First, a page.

NOUN a science that deals with the ways that living things function
ORIGIN early 17th cent.: Latin physiologia natural science, from Greek, from physi- + -logia -logy
How does life work?
From the smallest animals to the largest, a beautiful concert of biological music is going on in our bodies to keep us alive. Every organ, cell, protein, and organic molecule has its part to play. The rhythm of the music changes depending on what we're doing - whether it's walking in our favorite park, watching an engaging movie, or enjoying a delicious meal. Our bodies change their function to adapt to the situation. How it does this is a question that people who study physiology try to figure out.
The more we understand about how the body works, the better prepared we'll be when trying to fix problems when it doesn't work properly. Diseases, both physical and psychological, take a toll on us as individuals as well as on our entire society. Being equipped with knowledge will help us face these challenges.
+ Who are we?
We're people who ask questions and try to figure out how to best go about answering them. Life is amazingly complex. Finding out how it works requires cooperation between people with different skills. Medicine, nutrition, biology, chemistry, genetics, engineering, physics, mathematics - the people in our society have expertise in a wide range of disciplines. Physiology is a highly integrative science and includes a diverse group of people who study it. Our members include both university and non-university scientists and educators.
The Arizona Physiological Society (AZPS) was founded in 2008 and is a state chapter of the American Physiological Society.
+ What do we do?
We do science and share what we've learned with others so that the world can benefit.
The purpose of the AZPS is to promote the discipline of physiology; advance physiological research and teaching; facilitate teaching and research forums for students and young investigators, and encourage interaction and fellowship among individuals interested in the physiological sciences and related fields within the state of Arizona.
To achieve these things, we get together at events to share the research that we do, provide a network of mentorship for our students and young members, and bring science to the public with outreach events (venues ranging from local K-12 schools, festivals/faires, and convention centers).
+ How did we get started?
Dr. Charles M. Tipton (Tip) struck together the steel and flint that sparked the creation of the AZPS. He kindled the fire and tended the glowing embers as the society got off to its official start in 2008, imparting to it his passion for teaching, mentorship, and research. He helped lay down the framework for a group that fosters camaraderie among those who love science and sharing it with others. Our society owes a great deal to his vim and dedication for its beginnings as well as its continued success.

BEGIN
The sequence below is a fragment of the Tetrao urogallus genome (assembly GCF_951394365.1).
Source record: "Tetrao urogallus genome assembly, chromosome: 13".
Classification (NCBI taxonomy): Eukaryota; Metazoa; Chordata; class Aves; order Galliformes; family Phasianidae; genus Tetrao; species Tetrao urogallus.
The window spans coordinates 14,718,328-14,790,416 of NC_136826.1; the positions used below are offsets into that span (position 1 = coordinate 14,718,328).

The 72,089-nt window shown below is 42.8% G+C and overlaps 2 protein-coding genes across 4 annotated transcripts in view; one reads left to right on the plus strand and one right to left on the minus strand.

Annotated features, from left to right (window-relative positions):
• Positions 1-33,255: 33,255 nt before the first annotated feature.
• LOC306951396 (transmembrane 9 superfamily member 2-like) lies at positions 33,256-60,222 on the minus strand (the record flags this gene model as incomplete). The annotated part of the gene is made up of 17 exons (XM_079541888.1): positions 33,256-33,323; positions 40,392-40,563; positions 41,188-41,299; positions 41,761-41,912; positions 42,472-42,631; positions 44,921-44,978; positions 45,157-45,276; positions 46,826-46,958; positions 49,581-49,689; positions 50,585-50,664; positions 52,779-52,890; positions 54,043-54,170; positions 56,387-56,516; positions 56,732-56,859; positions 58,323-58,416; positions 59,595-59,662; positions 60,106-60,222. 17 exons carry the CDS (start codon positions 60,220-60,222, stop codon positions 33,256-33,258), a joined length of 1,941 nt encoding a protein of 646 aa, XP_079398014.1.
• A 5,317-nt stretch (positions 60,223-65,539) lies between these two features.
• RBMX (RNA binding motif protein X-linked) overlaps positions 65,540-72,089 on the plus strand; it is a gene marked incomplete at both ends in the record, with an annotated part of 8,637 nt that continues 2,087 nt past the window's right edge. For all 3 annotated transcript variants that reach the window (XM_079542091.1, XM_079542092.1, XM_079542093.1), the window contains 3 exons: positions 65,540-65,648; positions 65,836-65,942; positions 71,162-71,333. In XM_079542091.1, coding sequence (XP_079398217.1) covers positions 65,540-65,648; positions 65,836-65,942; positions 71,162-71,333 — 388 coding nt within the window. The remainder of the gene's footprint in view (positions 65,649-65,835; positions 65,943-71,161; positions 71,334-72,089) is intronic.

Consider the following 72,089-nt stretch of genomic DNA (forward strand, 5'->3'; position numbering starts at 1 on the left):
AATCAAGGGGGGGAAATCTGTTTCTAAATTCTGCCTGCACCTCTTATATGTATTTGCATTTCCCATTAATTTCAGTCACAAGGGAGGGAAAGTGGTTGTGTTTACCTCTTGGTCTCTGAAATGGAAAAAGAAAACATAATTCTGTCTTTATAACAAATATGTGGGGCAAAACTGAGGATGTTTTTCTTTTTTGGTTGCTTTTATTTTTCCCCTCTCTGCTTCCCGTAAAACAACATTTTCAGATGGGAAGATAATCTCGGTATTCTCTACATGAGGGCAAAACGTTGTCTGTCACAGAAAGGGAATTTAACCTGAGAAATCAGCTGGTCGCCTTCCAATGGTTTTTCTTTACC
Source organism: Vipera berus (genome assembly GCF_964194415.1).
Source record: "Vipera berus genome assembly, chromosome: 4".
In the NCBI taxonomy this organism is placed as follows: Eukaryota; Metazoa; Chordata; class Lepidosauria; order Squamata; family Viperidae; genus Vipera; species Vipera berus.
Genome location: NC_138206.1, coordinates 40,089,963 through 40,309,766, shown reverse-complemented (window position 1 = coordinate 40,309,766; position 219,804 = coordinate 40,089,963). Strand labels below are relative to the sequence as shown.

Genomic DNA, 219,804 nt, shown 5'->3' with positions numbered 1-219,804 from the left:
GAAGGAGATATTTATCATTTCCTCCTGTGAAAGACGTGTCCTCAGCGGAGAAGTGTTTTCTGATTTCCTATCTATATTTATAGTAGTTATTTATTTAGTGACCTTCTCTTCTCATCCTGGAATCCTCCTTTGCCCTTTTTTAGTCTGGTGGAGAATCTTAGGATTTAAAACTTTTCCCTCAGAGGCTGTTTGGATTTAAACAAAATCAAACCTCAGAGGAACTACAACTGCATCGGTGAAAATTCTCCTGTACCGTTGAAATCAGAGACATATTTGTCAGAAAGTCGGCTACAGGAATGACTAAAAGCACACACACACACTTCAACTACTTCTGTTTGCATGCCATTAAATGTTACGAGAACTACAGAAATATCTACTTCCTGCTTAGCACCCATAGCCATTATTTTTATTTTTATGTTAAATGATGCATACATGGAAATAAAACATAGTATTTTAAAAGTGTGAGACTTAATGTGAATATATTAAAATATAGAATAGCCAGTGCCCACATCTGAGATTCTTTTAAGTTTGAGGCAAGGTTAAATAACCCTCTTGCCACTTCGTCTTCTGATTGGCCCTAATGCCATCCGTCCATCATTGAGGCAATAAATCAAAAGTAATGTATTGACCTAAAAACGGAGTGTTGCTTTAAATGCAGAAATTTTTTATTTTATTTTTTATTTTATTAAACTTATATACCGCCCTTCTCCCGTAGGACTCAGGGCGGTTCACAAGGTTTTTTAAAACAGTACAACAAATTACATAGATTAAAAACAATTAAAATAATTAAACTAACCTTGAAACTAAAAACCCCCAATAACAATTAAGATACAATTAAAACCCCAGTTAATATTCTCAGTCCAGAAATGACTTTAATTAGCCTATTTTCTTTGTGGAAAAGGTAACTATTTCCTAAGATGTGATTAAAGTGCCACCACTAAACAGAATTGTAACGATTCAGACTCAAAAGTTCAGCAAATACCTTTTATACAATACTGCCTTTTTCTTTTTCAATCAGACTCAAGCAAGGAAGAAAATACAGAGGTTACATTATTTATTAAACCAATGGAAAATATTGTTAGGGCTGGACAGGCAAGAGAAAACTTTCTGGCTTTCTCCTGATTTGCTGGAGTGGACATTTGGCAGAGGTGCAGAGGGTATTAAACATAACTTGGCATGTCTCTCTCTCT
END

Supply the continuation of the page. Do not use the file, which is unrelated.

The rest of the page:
Tip served on the Council of the American Physiological Society (APS) from 2002 to 2005, during a time when there were only half a dozen local APS chapters. Intrigued by their activities and accomplishments, he saw great potential in uniting scientists and educators in the state of Arizona into a tightly-knit, local society. It was time to get people on board, and invitations were sent out to physiologists throughout the state.
Ten representatives from various Arizona institutions gathered at the 2007 Experimental Biology meeting in San Francisco to set the stage for an Arizona chapter of the APS. Plans for the society were drawn up, with particular emphasis on the professional development of undergraduate/graduate students as well as postdoctoral fellows (postdocs). The founders decided that graduate students and postdocs should be given voting privileges within the society. When mapping out leadership roles, executive positions were also reserved for graduate students and postdocs as a testament to the importance placed on them in the organization. The proposal was finalized and sent to the APS Committee for Chapters.
It was rejected.
Why? The APS wasn’t very keen on the leadership positions for students and postdocs.
The Arizona society founders were shocked by this, but remained resolute and refused to accept the APS mandate. By 2008, the APS Committee for Chapters had reversed their decision and endorsed the idea of students and postdocs being given governance opportunities.
The pieces were now set. At the 2008 Experimental Biology meeting in San Diego, ten APS members from the University of Arizona, Arizona State University, Midwestern University, and Northern Arizona University met to write the bylaws of the new society. The official petition to create the Arizona chapter of the APS was signed, sealed, and delivered.
At the time of the first executive committee election in 2008, the AZPS had enrolled 28 undergraduate students, 25 graduate students, 12 postdoctoral fellows, and 49 regular members.
Our society now has a rich history of strong leadership (both students and academic faculty) - great people who have helped shape and grow our society into what it is today.
And, we're always on the lookout for people who share our ideals.